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   Re: [xml-dev] The triples datamodel -- was Re: [xml-dev] SemanticWeb per

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On Tue, 2004-06-08 at 05:06, Thomas B. Passin wrote:
> Henrik Martensson wrote:
> > On Sun, 2004-06-06 at 20:19, Thomas B. Passin wrote:
> > 
> >>Better to be good at xslt!
> > 
> > 
> > What would you have done if you had to deal with information from fifty
> > different sites, and all fifty made their own, frequently incompatible,
> > changes? (This is a far more common situation in my line of work than
> > having to deal with only one data provider.)
> > 
> > Writing fifty different XSLT stylesheets does not sound like a good
> > solution.
> > 
> It sounds pretty good to me, if I don't have a way to arrange for all of 
> them to supply the same format.

Agreed. Still, _if_ there is a way to make them conform to the same
format, that is preferable.

I am lucky in a way, because in most of the projects I work in, it is
possible to do that, and I usually work with the team that does it.

> > I can understand your reluctance to require that the data provider
> > conforms to a particular schema when you are dependent on them, instead
> > of the other way around.
> It wasn't our reluctance, but the near (or total) impossibility.  But 
> note that in this case, unlike the second vignette I posted, we were 
> working to a schema, in fact, two of them - theirs and ours.  The fact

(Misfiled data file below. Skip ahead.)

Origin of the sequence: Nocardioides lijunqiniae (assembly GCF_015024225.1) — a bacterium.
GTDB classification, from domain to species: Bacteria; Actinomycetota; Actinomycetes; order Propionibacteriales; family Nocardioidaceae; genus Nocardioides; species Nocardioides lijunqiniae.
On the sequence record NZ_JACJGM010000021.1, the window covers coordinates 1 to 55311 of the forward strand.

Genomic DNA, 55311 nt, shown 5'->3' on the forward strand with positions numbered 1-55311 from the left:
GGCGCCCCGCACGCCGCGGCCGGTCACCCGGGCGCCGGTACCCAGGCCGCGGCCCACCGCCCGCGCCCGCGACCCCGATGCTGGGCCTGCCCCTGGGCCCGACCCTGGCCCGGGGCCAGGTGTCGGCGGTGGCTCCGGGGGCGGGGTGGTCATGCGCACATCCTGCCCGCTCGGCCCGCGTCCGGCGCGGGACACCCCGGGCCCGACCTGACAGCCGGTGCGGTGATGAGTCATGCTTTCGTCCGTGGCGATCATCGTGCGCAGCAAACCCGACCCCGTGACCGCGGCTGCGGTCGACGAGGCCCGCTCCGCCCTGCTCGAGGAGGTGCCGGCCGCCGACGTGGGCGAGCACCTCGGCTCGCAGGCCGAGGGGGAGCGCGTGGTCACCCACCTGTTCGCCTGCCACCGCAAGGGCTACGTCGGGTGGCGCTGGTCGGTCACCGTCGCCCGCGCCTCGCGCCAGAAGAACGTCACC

> that their schema itself had some technical errors that I had to correct 
> (and informed them about), and that it was a little out of sync with the 
> actual delivered format, tells me that they did not have a complete 
> process in place for managing quality control.  And this is not unusual.

I agree again. :-)

And once again, I'm lucky, because creating such quality control
processes is often part of my job. (The not so lucky bit is that some
customers hate the very notion of quality control, so it is not always
possible to implement a good system, but that is another matter.)

> Here's the thing ... there is no one solution because all the cases are 
> different.  XML has a remarkable ability to cope with so many of these 
> environments, which is perhaps one reason it has insinuated itself into 

And once more, we agree.

> so many places.  In a case where there is a closely connected team, and 
> all parties can be forced or pursuaded to use a given schema, you may be 
> able to achieve everybody's conformance.

Some of the projects I work in do have small teams, working in close
physical proximity. Others are more sprawling affairs, with several
teams, located on different continents.

Common goals, a willingness to give and take, and a high degree of
technical competence all around are key ingredients in a successful
project. Then again, developing XML systems isn't different from
developing other things in that respect.

> Other cases are more Walter Perry-ish, and that approach is not an 
> option no matter how desirable it would be.  And there are all degrees 
> in between.

I agree again. There are other factors though. For example, it is
necessary to factor in the consequences of not achieving conformance in
terms of monetary loss, personal injury and death. When dealing with the
automotive industry, military systems, or telecommunications, as I often
do, misused tags are costly at best, at worst they kill people.
Therefore, conformance has a very high priority.



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